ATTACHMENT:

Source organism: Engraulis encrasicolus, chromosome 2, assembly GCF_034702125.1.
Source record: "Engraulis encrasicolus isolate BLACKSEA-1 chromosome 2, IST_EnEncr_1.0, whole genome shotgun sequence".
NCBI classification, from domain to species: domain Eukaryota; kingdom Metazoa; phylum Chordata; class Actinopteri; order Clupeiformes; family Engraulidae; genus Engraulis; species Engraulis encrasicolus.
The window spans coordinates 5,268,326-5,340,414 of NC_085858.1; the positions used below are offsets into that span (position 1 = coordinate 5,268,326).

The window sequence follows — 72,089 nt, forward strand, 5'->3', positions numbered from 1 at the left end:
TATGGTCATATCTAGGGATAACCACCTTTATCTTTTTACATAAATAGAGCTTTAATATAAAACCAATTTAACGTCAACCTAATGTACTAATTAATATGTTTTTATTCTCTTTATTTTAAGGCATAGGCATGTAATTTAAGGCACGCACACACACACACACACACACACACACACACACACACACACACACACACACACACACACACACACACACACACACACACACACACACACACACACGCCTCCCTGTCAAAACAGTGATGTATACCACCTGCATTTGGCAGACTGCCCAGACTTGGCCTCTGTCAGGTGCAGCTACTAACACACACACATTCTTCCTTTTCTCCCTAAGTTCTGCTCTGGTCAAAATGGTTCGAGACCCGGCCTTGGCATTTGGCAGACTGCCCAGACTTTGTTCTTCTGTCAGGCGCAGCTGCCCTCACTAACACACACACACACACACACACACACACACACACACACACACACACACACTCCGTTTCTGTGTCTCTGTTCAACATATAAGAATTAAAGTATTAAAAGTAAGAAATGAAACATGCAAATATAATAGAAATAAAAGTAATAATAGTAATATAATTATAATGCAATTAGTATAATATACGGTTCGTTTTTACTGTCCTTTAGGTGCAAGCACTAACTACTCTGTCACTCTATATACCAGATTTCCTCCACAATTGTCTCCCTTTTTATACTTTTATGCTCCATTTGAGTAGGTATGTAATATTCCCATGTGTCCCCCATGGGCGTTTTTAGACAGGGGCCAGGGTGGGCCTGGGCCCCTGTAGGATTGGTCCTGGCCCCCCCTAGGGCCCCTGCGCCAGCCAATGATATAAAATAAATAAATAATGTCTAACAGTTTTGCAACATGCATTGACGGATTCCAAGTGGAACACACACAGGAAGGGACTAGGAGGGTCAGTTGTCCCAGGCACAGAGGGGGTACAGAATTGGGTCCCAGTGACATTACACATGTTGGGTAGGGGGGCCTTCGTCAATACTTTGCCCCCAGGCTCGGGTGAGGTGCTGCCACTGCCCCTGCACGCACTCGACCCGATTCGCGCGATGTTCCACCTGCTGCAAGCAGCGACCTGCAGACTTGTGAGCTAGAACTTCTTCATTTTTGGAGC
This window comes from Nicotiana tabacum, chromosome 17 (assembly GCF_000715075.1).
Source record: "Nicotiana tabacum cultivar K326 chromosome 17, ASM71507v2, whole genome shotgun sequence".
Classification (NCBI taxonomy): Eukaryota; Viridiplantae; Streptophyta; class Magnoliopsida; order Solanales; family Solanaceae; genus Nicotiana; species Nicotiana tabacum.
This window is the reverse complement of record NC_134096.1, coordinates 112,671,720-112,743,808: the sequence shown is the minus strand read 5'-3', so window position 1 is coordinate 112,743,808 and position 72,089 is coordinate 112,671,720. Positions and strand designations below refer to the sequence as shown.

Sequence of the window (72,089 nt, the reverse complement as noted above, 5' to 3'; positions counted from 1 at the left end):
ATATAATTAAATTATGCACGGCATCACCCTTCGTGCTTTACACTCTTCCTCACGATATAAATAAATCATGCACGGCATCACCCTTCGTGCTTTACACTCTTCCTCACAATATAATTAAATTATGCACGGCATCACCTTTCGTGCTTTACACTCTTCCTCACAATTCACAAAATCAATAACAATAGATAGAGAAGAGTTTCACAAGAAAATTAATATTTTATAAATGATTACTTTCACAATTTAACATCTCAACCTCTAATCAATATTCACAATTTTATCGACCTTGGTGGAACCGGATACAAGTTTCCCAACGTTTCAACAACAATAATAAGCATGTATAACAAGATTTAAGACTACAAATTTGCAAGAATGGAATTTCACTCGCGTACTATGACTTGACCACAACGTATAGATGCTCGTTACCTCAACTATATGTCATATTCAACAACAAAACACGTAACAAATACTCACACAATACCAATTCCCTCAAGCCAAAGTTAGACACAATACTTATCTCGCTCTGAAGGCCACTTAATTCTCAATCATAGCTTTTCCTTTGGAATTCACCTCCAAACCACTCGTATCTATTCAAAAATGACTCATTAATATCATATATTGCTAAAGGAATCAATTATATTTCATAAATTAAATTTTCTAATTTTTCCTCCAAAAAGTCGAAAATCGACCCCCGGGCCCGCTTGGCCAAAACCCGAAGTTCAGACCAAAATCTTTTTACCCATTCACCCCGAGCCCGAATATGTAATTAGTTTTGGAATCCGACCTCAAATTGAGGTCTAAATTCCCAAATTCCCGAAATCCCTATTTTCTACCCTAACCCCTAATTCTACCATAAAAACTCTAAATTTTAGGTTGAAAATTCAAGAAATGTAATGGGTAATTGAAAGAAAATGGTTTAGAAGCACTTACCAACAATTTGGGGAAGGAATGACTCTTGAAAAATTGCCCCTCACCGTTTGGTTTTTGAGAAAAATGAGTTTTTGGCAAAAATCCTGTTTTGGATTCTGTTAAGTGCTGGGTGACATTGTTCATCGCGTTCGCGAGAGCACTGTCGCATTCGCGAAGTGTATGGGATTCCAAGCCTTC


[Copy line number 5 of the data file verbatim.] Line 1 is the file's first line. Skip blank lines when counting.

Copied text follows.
The window sequence follows — 72,089 nt, forward strand, 5'->3', positions numbered from 1 at the left end: